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US Court Rules Crypto Trades on Secondary Markets as Securities

US Court Rules Crypto Trades on Secondary Markets as Securities

Hongji Feng

Last updated:

| 1 min read

US Court

Source: Midjourney

In a landmark decision, a U.S. court has determined that the trading of certain cryptocurrency assets on secondary markets, including platforms such as Coinbase, are securities transactions.

The ruling, issued by the U.S. District Court for the Western District of Washington, pertained to an insider trading case involving former Coinbase product manager Ishan Wahi, his brother Nikhil Wahi, and their associate Sameer Ramani.

Crypto Transactions as Securities on Coinbase

The defendants allegedly traded on advance knowledge of which crypto assets would be listed on the exchange. The case was brought to light by the Securities and Exchange Commission (SEC), marking the intersection of traditional securities law and the emerging digital asset space.

“According to the SEC, the tokens in which Ramani traded were investment contracts and, therefore, securities, because each involved the investment of money, in a common enterprise, with a reasonable expectation of profit derived from the efforts of others,” the ruling reads.

Ramani faced a default judgment for failing to respond to the court summons. “Ramani appears to have fled the country to avoid criminal prosecution for the actions alleged in this case,” said the ruling.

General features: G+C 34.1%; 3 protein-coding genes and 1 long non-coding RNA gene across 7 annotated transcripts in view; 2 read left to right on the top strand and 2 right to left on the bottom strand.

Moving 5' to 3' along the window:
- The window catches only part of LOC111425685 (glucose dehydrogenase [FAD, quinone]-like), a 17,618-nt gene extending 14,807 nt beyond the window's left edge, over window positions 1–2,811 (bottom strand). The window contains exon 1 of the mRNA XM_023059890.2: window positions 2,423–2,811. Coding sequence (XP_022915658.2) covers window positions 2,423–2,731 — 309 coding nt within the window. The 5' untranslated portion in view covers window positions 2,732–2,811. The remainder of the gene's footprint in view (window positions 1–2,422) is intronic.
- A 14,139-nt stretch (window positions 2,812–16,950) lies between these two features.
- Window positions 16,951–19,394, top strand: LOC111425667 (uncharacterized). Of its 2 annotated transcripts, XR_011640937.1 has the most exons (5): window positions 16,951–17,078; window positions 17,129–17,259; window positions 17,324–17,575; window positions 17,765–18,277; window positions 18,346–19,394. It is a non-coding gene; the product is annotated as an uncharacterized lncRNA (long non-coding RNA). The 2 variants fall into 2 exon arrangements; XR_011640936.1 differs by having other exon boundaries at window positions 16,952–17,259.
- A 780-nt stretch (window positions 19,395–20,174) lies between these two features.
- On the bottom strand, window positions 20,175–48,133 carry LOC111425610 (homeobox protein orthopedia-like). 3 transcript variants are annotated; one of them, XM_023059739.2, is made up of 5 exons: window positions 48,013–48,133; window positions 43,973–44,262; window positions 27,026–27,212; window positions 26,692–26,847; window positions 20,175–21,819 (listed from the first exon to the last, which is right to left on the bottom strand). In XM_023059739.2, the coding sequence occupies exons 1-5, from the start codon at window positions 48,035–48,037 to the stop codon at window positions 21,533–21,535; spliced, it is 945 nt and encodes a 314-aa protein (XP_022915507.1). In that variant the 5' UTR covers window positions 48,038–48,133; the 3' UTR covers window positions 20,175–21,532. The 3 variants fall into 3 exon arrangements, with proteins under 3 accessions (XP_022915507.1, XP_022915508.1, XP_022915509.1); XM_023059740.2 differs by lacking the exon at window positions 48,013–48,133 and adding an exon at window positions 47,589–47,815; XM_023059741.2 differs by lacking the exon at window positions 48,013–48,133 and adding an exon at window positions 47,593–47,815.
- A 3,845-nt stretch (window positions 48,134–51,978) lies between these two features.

The Wahi brothers, on the other hand, reached a settlement with the SEC prior to this ruling on June 1, 2023.

“First Ever Cryptocurrency Insider Trading”

In July 2022, the U.S. Attorney’s Office for the Southern District of New York announced charges in this unprecedented case, dubbing it the “First Ever Cryptocurrency Insider Trading Tipping Scheme.”

“Today’s charges are a further reminder that Web3 is not a law-free zone. Just last month, I announced the first ever insider trading case involving NFTs, and today I announce the first ever insider trading case involving cryptocurrency markets,” said U.S. Attorney Damian Williams back then.

“Our message with these charges is clear: fraud is fraud is fraud, whether it occurs on the blockchain or on Wall Street,” sated Williams. “And the Southern District of New York will continue to be relentless in bringing fraudsters to justice, wherever we may find them.”

FBI Assistant Director Michael J. Driscoll also emphasized that despite the novel context of a cryptocurrency exchange, the case’s allegations firmly qualify as insider trading, whether “old or new.”

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